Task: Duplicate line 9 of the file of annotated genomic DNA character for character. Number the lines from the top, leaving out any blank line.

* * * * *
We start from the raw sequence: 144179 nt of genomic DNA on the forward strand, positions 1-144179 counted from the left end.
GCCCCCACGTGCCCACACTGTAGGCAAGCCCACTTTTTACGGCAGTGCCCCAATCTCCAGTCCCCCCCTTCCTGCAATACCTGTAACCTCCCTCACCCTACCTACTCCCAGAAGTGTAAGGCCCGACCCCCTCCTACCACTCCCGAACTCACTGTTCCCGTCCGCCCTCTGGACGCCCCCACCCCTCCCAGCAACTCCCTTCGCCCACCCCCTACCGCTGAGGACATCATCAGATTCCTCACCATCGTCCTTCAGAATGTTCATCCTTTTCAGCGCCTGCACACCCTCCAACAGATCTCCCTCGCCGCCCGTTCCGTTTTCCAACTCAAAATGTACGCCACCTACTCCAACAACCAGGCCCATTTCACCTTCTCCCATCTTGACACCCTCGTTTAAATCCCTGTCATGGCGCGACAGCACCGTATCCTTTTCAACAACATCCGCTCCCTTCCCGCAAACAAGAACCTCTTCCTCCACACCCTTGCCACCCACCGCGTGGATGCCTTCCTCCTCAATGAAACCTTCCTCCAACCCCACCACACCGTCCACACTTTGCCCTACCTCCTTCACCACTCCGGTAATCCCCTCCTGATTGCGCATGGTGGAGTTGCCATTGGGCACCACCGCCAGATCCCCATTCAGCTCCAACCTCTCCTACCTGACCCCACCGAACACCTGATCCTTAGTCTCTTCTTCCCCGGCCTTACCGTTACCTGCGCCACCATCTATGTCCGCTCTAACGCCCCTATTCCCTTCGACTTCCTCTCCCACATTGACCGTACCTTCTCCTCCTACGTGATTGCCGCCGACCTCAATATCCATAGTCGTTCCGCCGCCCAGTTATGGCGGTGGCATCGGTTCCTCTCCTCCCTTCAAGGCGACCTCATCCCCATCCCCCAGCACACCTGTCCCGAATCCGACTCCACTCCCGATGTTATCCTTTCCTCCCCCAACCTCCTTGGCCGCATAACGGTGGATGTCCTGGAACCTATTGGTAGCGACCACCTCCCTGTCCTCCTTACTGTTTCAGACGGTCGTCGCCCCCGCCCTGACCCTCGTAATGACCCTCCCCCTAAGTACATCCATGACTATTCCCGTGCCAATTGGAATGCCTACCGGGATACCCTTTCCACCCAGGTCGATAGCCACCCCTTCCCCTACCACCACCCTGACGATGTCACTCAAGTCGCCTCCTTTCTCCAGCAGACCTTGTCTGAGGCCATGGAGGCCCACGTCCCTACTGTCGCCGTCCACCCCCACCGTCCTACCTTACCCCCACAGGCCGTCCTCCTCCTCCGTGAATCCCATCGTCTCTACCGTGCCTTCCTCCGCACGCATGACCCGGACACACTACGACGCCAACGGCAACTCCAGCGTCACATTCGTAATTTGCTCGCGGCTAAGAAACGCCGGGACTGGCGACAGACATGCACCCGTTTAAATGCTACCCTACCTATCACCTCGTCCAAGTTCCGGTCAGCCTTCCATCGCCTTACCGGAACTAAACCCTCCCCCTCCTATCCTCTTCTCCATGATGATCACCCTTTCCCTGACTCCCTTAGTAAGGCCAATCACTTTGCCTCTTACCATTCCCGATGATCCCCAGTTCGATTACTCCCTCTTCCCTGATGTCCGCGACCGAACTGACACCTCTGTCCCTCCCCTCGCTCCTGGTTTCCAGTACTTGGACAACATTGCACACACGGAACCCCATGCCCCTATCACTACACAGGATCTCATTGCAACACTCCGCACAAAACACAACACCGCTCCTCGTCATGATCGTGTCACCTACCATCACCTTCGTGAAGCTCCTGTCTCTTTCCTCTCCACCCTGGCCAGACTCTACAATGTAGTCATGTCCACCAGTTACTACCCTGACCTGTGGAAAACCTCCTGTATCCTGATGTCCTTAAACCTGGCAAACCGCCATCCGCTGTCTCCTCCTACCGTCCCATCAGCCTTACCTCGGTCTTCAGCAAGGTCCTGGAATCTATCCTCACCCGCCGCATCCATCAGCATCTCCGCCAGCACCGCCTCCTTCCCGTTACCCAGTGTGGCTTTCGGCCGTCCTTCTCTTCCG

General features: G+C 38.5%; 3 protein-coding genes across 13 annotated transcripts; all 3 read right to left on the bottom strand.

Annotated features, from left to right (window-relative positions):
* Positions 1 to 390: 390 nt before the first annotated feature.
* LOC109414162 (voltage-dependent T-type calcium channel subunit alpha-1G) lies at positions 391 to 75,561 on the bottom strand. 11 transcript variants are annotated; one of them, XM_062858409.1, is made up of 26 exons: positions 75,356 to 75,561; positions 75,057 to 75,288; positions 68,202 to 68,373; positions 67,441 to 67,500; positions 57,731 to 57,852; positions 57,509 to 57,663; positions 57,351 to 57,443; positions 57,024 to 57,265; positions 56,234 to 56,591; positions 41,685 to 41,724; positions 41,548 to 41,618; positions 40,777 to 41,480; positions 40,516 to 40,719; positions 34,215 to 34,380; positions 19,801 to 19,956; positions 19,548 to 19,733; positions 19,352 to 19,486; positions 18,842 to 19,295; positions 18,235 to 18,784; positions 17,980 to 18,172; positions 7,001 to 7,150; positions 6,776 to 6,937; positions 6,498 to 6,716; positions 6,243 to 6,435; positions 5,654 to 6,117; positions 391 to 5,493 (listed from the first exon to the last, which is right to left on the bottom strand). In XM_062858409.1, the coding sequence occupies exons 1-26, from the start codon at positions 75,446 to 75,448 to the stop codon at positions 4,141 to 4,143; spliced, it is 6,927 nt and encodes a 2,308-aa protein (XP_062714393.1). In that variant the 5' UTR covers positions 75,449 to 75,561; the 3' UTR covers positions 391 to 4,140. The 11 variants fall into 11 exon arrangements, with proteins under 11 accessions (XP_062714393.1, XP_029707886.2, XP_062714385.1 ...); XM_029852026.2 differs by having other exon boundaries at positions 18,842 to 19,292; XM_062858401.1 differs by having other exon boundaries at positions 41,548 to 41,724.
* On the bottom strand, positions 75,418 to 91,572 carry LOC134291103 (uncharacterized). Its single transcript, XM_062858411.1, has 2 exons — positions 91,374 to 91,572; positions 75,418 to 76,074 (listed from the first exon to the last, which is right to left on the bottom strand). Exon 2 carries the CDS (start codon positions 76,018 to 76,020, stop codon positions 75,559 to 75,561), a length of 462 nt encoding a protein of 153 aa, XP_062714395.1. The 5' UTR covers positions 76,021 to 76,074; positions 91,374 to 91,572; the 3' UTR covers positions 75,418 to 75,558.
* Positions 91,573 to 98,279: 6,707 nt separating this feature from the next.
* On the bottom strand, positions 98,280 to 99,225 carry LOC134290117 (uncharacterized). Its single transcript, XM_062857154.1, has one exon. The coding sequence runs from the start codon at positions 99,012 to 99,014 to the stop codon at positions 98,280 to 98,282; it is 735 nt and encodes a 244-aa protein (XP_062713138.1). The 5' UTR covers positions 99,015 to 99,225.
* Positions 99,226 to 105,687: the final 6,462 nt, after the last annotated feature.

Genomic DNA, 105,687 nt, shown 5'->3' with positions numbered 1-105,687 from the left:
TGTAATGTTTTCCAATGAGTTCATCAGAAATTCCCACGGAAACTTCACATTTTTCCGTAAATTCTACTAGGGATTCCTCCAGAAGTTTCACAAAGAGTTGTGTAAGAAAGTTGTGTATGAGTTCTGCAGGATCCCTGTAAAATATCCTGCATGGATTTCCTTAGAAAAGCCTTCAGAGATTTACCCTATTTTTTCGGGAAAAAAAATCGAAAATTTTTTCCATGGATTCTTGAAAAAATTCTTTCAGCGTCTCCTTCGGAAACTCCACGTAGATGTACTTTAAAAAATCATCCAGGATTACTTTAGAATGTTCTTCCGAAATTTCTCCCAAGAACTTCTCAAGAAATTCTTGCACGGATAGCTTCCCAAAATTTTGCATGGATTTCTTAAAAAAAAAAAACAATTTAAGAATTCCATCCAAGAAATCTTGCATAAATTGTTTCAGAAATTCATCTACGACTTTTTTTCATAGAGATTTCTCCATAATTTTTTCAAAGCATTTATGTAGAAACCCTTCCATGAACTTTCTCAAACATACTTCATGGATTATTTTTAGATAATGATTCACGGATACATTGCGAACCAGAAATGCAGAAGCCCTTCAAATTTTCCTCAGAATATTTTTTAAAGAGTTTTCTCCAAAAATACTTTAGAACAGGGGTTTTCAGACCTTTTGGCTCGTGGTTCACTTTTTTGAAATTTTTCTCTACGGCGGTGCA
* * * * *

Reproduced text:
* On the bottom strand, positions 98,280 to 99,225 carry LOC134290117 (uncharacterized). Its single transcript, XM_062857154.1, has one exon. The coding sequence runs from the start codon at positions 99,012 to 99,014 to the stop codon at positions 98,280 to 98,282; it is 735 nt and encodes a 244-aa protein (XP_062713138.1). The 5' UTR covers positions 99,015 to 99,225.